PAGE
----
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Romney posts sizable lead over Santorum nationally

Mar 2, 2012 12:11 IST

#Mitt Romney   #NewsTracker   #Poll   #Rick Santorum  

Washington: A national poll shows Mitt Romney increasing his lead to 11 percentage points over top challenger Rick Santorum as the Republican presidential campaign intensified ahead of Tuesday's crucial primary and caucus votes.

The two men are in a bitter fight for the nomination to challenge President Barack Obama, who was in the small Northeastern state of New Hampshire on Thursday, calling for Congress to abolish tax breaks for oil companies.

The latest Gallup tracking poll showed Romney with 35 percent support nationally to 24 percent for Santorum. The Gallup survey represents a daily snapshot of a candidate's standing.

A national poll shows Mitt Romney increasing his lead to 11 percentage points over top challenger Rick Santorum. AP Photo

Polls show Santorum with a considerable advantage in Ohio, probably the most important state in next week's clump of primaries and caucuses known as Super Tuesday. The Tuesday vote will apportion a total of 419 delegates to the party national convention in August. The Republican nominee must accumulate at least 1,144 delegates to win the nomination at the Tampa, Florida, gathering of party notables in August.

In the overall race for delegates, Romney now leads with 168, followed by Santorum with 86. Former House speaker Newt Gingrich has 32 delegates and Rep. Ron Paul has 19.

Santorum went after Romney on Thursday, challenging his conservative credentials as he regroups from a painful loss to the front-runner Tuesday in Michigan.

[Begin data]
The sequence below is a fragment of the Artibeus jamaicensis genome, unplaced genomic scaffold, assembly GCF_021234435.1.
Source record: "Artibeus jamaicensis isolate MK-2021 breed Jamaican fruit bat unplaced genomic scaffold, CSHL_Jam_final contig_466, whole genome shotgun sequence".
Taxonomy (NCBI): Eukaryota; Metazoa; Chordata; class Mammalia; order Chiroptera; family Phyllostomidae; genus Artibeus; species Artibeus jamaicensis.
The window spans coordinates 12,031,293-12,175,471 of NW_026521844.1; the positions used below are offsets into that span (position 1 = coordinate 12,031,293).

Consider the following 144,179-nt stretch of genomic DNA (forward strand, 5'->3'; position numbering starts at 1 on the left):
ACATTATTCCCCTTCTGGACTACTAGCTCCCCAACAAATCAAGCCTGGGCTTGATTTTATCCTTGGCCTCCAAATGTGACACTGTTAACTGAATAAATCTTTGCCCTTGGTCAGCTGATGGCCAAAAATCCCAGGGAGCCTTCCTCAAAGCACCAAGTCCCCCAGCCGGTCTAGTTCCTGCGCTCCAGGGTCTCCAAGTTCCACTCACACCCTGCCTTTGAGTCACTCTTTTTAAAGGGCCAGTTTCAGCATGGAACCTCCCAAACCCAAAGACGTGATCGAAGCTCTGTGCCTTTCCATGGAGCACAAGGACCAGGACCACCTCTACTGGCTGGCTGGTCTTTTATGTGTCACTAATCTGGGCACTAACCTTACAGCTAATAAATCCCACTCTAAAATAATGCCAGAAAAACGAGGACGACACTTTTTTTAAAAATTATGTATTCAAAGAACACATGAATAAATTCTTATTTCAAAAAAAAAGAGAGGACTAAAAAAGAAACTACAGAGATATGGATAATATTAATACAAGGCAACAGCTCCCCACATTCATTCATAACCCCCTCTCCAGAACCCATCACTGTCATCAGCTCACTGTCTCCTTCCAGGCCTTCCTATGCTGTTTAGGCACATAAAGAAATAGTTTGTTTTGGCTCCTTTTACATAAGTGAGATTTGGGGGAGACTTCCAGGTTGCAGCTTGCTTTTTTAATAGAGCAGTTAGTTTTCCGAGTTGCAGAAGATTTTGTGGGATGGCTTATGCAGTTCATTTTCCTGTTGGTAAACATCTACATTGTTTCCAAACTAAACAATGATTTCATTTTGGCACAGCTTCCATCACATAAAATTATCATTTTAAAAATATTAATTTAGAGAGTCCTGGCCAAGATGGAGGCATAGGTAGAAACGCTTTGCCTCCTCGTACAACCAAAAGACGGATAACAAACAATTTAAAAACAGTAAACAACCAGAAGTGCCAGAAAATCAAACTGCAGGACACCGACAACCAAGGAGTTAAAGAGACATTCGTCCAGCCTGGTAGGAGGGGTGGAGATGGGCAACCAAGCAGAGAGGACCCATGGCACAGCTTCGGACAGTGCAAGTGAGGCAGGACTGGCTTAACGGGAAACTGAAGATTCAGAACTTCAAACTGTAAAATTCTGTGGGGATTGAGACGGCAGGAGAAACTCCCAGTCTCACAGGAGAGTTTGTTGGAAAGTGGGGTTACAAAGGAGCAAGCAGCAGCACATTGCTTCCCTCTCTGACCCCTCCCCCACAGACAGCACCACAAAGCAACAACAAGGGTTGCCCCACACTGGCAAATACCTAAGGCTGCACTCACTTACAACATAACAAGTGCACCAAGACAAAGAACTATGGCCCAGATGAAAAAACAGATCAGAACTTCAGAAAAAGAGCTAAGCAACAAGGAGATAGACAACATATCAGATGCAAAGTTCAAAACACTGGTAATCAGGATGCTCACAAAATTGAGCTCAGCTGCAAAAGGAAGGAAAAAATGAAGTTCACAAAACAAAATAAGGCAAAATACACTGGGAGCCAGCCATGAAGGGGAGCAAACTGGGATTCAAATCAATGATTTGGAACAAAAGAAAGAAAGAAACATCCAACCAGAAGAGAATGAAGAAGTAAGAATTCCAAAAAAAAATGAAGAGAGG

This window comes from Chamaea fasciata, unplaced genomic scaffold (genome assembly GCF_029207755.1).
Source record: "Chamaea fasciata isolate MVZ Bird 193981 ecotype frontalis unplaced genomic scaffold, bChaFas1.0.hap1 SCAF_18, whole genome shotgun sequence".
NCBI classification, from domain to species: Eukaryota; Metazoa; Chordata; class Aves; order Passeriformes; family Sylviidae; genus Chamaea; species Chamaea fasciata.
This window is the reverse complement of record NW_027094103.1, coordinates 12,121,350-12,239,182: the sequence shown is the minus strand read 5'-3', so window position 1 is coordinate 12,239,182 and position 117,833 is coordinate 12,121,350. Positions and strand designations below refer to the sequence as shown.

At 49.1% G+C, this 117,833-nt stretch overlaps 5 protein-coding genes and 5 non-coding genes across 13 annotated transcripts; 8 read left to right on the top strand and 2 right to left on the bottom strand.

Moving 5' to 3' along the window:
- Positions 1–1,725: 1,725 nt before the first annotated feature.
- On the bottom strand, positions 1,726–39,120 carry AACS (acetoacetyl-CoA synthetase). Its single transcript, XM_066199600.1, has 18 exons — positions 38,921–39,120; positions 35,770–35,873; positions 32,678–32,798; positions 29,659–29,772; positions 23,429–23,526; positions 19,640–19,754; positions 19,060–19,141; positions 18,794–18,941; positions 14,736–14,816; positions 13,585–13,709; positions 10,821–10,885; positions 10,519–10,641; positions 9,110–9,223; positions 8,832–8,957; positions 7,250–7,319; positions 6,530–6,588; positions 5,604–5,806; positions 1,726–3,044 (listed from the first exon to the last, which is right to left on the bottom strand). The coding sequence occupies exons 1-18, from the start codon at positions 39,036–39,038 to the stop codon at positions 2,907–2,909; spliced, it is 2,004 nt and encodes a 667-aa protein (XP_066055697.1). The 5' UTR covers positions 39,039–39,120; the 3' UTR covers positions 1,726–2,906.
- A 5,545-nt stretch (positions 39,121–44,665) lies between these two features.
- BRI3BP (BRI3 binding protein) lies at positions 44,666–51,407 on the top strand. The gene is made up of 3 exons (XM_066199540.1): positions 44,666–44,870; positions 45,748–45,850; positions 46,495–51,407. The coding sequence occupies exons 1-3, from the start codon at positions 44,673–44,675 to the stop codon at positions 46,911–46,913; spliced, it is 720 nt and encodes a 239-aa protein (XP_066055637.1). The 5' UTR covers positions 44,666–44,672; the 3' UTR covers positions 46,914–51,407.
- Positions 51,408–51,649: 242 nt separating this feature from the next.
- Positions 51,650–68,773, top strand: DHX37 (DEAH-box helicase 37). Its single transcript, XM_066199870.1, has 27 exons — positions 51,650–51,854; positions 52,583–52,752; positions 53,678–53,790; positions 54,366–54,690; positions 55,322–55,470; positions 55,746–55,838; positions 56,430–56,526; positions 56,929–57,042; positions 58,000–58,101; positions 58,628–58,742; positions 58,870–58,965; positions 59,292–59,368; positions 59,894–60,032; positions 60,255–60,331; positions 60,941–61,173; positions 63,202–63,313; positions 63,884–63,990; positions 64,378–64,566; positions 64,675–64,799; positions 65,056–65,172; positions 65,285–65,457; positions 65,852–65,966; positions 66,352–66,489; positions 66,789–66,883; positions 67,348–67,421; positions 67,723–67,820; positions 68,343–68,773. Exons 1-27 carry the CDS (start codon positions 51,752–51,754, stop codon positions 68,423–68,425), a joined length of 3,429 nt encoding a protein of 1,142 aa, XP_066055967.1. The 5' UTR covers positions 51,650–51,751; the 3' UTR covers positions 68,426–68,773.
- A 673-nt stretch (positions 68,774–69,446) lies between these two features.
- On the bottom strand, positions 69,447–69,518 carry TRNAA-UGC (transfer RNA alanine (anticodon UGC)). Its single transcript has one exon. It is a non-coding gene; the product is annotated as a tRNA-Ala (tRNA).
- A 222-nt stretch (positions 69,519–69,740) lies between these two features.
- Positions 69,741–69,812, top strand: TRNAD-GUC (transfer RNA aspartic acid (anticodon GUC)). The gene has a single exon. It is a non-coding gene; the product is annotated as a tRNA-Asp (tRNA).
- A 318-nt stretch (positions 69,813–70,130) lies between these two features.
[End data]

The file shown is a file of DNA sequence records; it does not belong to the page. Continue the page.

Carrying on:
Santorum said Romney's initial reaction to a question about a contraception measure in the US Senate shows he's not conservative "at the core."

At a campaign rally in Atlanta, Santorum said Romney's "gut reaction" should have been to support the bill by Sen. Roy Blunt, who is backing Romney. Critics said the measure would have limited insurance coverage of birth control. It was defeated Thursday in the Senate.

On Wednesday, Romney told one interviewer that he opposed the measure, then reversed himself hours later in a subsequent interview, saying he misunderstood the question.

Santorum said Romney only changed positions after speaking with his campaign consultants. Santorum also said voters deserve a Republican candidate like him, someone who "at the core" believes in conservative issues and won't put them on the back burner. Santorum was using Romney's gaffe to draw a contrast with his rival, who has had trouble winning conservative approval.

Romney spokeswoman Andrea Saul challenged Santorum's claim of being a core conservative, pointing to a past instance where the former Pennsylvania senator voted contrary to his rhetoric.

Santorum's increasingly conservative campaign positions, which have focused heavily on social issues like abortion, contraception, women in the workplace and reform of health care, have forced Romney to shift his politics further to the right. He has a moderate record from his days as Massachusetts governor where he was chief executive when the state implemented a health care reform law that served as a template for the one that became law nationally in Obama's first year in office.

Republicans hate the measure, particularly a portion that requires all Americans to buy health insurance or face a federal penalty. Romney himself is even promising that he would repeal the reforms if elected.

Meanwhile, Republican Party officials in Michigan voted to change the way they awarded 30 delegates from Tuesday night's presidential primary, a day after the tally showed Romney and Santorum each getting 15 even though Romney won the popular vote. Under the new rules, Romney got 16 delegates, and Santorum won 14.

The Santorum campaign said it would appeal the ruling and, in an email, referred to the turn of events as an "election scandal."

AP